Introducing the IBOX, by Itead Studio:
I was lucky enough to receive an “engineering sample” of the IBOX to take for a test-drive. All of the images in this post link to full-resolution versions if you would like to take a closer look.
The IBOX is essentially an Allwinner A20 development platform, much like the Cubieboard 2 or the OLinuXino or the now unavailable Marsboard and various others. It features the dual-core A20 processor, 1GB RAM, 4GB NAND flash, a dual colour LED connected to GPIO, an infrared receiver, a micro SD card slot, 4x USB ports (of which one supports OTG), and HDMi port (full-size, yay!), TOSLINK optical audio, and 100mbps ethernet.
These are features which you might find on any other A20 development board, but there are a few things about this box that set it apart.
Firstly, the design of the box itself. Given the nature of development platforms, it is unusual to have it all caged up instead of on an open PCB showing off its guts. However, this presents the opportunity to use the device as a TV box as well. It is true that you can get cases with the other boards, but this one comes with the box. And the box is very nice – it is made of aluminium which gives it a very solid feel compared to the typical plastic boxes. The top is made of super-polished plastic and is EXTREMELY shiny. This attracts fingerprints, but if you can keep your hands off it then it shouldn’t be an issue and it will reward you with a perfect reflection of your face.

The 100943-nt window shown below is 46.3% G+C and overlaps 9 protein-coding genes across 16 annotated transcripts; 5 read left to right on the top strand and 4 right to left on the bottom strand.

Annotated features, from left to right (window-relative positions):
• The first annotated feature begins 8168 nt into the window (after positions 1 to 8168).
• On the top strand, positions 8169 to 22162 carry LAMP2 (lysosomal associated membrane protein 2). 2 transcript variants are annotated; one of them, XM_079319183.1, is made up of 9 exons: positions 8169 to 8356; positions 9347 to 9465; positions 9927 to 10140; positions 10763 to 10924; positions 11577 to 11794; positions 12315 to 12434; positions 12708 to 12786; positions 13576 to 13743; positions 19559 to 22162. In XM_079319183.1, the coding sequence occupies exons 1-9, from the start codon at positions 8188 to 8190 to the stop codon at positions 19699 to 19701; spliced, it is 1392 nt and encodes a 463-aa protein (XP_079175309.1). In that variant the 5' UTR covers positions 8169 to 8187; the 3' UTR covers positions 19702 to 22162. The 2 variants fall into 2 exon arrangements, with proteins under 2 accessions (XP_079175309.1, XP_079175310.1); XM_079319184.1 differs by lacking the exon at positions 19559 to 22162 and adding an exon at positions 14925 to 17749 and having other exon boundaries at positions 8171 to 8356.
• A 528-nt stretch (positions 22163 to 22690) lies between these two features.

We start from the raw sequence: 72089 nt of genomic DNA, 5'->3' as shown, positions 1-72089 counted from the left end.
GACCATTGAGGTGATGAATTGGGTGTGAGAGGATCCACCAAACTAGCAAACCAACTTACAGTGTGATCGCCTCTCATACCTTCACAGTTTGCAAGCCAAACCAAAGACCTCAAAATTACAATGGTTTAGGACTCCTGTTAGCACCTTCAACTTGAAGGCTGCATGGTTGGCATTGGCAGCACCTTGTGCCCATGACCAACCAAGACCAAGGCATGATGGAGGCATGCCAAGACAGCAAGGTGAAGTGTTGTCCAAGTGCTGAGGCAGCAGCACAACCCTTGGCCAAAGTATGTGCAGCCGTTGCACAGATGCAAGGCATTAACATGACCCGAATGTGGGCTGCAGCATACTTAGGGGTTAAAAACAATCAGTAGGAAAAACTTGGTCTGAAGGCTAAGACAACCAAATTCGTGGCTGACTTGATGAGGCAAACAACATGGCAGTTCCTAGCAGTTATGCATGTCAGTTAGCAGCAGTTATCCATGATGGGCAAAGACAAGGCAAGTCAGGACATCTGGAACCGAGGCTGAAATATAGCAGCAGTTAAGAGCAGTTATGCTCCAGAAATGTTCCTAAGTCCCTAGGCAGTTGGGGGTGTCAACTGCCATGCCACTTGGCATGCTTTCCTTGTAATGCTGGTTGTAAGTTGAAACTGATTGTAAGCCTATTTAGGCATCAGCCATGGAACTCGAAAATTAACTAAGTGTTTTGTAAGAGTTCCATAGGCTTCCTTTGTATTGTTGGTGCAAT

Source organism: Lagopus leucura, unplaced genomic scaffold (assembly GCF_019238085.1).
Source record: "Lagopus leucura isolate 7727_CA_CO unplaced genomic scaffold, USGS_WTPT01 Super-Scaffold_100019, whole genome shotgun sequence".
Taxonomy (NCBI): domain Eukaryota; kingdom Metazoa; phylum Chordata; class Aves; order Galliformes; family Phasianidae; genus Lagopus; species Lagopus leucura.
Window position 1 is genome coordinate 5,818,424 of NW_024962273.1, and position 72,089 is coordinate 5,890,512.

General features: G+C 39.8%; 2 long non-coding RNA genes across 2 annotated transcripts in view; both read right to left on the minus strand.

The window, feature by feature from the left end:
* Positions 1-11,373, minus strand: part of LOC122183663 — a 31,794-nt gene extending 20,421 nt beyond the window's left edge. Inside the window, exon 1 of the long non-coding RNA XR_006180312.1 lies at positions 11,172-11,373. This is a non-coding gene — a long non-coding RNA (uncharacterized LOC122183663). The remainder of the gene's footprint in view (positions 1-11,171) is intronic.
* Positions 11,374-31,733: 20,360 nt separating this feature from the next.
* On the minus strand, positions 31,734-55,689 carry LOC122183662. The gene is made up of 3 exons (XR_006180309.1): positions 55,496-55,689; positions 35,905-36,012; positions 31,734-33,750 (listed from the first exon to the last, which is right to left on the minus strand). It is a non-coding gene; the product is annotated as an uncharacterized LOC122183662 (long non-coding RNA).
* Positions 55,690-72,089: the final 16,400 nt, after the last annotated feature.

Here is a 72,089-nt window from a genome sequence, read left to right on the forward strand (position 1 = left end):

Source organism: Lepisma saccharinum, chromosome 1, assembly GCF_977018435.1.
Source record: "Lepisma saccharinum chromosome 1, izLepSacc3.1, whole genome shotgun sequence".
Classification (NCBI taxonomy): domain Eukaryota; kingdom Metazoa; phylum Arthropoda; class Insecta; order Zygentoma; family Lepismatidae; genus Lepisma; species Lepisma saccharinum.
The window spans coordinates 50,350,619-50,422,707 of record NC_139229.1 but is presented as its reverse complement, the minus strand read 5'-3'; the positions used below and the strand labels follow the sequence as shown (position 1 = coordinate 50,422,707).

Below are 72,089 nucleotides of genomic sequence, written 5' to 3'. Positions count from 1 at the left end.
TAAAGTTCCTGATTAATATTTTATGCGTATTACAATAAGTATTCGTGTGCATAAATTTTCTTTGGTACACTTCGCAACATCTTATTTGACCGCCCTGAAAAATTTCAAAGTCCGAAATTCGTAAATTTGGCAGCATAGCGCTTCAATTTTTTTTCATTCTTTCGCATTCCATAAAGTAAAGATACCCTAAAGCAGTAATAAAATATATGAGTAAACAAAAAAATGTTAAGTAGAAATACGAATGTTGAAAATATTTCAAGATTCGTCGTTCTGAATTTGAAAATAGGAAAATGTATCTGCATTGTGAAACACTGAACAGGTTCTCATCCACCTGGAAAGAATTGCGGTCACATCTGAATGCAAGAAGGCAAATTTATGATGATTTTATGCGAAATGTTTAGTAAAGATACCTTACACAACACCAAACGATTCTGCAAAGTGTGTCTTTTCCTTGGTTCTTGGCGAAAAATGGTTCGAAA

Now, the reason that this box is not an issue is because they have provided a 32pin header on the side of the box.
This header allows access to all of the GPIO, the SATA port, the serial port, analogue audio etc. The pinout can be found here. Backers of the Indiegogo campaign will receive an extension board which converts the serial port into USB, and provides connectors for the SATA port as well as GPIO pins in an Arduino-style layout. This allows for the use of standard Arduino shields.
Some people have complained that the serial port will not work, but I have found that these pins are just a little too small for standard 2.54mm female connectors. Of course, this won’t be an issue for those using the extension board. All of the debug output is on UART0 which is on pins 9 (TX) and 10 (RX). Serial is 3.3V, 115200 8N1.
The bottom of the case is held on with 4 easily removable screws. When you remove the plate, this is the site you’ll be greeted with. Not much going on here, except for the 10/100mbps Realtek PHYceiver. Since the bottom plate is also made of aluminium, I thought it could have done with some feet. There is nothing on the bottom to stop if from scratching whatever surface it lies on, although sticky feet are about the cheapest thing you could possibly buy for this so it isn’t a big issue. It is possible that production units will include rubber feet.
This is where things start to get exciting. While an A20 development board isn’t exactly a new thing, there is one really cool thing that Itead has done. As you can see, this is made up of two distinct boards. The mainboard, and the baseboard. The mainboard contains the processor, RAM, NAND flash, power management IC and everything else required to have a working computer. The baseboard contains the IO and some supporting circuitry.
The idea here is that you could design your own baseboard to suit your own needs and use the mainboard with any design. Alternatively, the IBOX itself can be upgraded with new mainboards as new models become available. For example, the Allwinner A31.
Ultimately, this is a well-constructed, well-priced piece of kit which will be sure to be a fierce competitor in the embedded PC and TV box market. The fact that it is modular makes it very attractive, as it is upgradable and takes a lot of the hard work out of designing your own mini embedded PC. I will cover the software side of things in part 2, coming very soon!
Comments and questions are welcome.